You have no items in your cart.
I live in Berkeley, California. Almost every day for nearly twenty years I’ve walked up the same steep, winding hill, up a stretch of pavement named Panoramic Way,which begins right behind the University of California football stadium. A few years back, when my fascination with Harry Smith’s Anthology of American Folk Music-a fascination that began around 1970-was turning into obsession, I began to imagine that Smith had lived on this street.
I knew that Smith was born in 1923 in Portland, Oregon, and grew up in and around Seattle, Washington; that as a teenager he had recorded the ceremonies and chants of local Indian tribes, and in 1940 had begun to collect commercially released blues and country 78s from the 1920s and 1930s. In 1952, in New York City, when his collection ran into the tens of thousands, he assembled eighty-four discs by mostly forgotten performers as an anthology he at first called simply, or arrogantly, American Folk Music: a dubiously legal bootleg of recordings originally issued by such still-active labels as Columbia, Brunswick and Victor. Released that year by Folkways Records as three double LPs, what was soon retitled the Anthology of American Folk Music became the foundation stone for the American folk music revival of the late 1950s and the 1960s.
Slowly at first, Smith’s set found its way into beatnik enclaves, collegiate bohemiasand the nascent folk scenes in Greenwich Village, Chicago, Philadelphia, Berkeley and Detroit. By the early 1960s the Anthology had become a kind of lingua franca, or a password: for the likes of Roger McGuinn, later of the Byrds, or Jerry Garcia, founder of the Grateful Dead, for folk musicians such as Dave Van Ronk, Rick Von Schmidt and John Fahey, for poet Allen Ginsberg, it was the secret text of a secret country. In 1960, John Pankake and others who were part of the folk milieu at the University of Minnesota in Minneapolis initiated a nineteen-year-old Bob Dylan into what Pankake would later call ‘the brotherhood of the Anthology’; the presence of Smith’s music in Dylan’s has been a template for the presence of that music in the country, and the world, at large. From then to now verses, melodies, images and choruses from the Anthology, and most deeply the Anthology’s insistence on an occult, Gothic America of terror and deliverance inside the official America of anxiety and success-as Smith placed murder ballads, explosions of religious ecstasy, moral warnings and hedonistic revels on the same plane of value and meaning-have been one step behind Dylan’s own music, and one step ahead.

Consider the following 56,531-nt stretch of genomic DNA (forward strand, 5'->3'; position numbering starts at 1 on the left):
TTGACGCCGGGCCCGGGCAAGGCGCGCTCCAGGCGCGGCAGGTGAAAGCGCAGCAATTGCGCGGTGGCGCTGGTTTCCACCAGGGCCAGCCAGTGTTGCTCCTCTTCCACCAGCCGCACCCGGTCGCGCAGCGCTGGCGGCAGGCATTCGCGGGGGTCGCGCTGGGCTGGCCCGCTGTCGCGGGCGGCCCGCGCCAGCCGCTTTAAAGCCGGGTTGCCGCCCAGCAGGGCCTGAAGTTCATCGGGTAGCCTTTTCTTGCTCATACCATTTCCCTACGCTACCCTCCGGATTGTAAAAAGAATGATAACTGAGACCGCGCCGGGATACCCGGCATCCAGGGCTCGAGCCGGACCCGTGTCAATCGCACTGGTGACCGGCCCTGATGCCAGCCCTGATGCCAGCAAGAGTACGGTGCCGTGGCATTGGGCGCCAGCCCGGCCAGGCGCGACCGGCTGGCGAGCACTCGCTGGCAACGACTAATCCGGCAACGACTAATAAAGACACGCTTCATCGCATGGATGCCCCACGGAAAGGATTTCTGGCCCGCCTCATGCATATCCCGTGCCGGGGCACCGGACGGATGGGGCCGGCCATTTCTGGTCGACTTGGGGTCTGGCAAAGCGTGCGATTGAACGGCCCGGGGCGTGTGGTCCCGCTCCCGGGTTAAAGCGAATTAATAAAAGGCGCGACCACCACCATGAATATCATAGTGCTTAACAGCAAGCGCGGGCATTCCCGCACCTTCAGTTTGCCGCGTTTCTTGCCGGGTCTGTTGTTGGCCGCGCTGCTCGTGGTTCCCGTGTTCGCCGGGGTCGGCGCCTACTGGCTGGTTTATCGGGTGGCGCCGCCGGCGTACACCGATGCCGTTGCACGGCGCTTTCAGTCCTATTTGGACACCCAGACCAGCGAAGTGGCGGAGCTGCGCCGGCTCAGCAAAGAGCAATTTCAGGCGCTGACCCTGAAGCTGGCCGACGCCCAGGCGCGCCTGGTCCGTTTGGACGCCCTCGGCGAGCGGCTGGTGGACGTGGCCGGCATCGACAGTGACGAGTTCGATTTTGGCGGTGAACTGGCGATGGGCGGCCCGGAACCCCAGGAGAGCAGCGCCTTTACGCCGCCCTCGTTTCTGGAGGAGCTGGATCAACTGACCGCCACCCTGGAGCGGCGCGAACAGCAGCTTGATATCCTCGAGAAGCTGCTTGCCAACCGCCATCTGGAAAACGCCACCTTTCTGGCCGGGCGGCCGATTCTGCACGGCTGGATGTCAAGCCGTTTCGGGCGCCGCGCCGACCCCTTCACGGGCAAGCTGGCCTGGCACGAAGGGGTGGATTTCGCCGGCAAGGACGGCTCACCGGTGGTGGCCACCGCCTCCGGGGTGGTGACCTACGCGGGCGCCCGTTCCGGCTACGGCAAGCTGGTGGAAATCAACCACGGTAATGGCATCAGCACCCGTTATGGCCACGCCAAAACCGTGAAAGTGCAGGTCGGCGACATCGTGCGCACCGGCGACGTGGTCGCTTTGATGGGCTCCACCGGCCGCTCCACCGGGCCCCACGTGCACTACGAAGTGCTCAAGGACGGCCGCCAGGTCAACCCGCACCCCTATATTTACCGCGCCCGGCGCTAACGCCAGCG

As Smith said in 1991, with fifty years of experimental film-making, jazz painting, shamanistic teaching and most of all dereliction behind him, accepting a Lifetime Achievement Award at the ceremonies of the American Academy of Recording Arts & Sciences, he had lived to ‘see America changed by music’. He died in 1994.
Three years later, when his anthology was reissued as a six-CD boxed set by Smithsonian Folkways Records, its uncanny portrayal of the American ethos would unsettle the country all over again. But that event had yet to take place when I started musing about Harry Smith and Panoramic Way. I knew that Smith had lived in Berkeley in the mid-to-late 1940s, and that he’d done most of his record collecting there. Well, he had to live somewhere, and Panoramic, I decided, looked like where he would have lived.
Full article available here.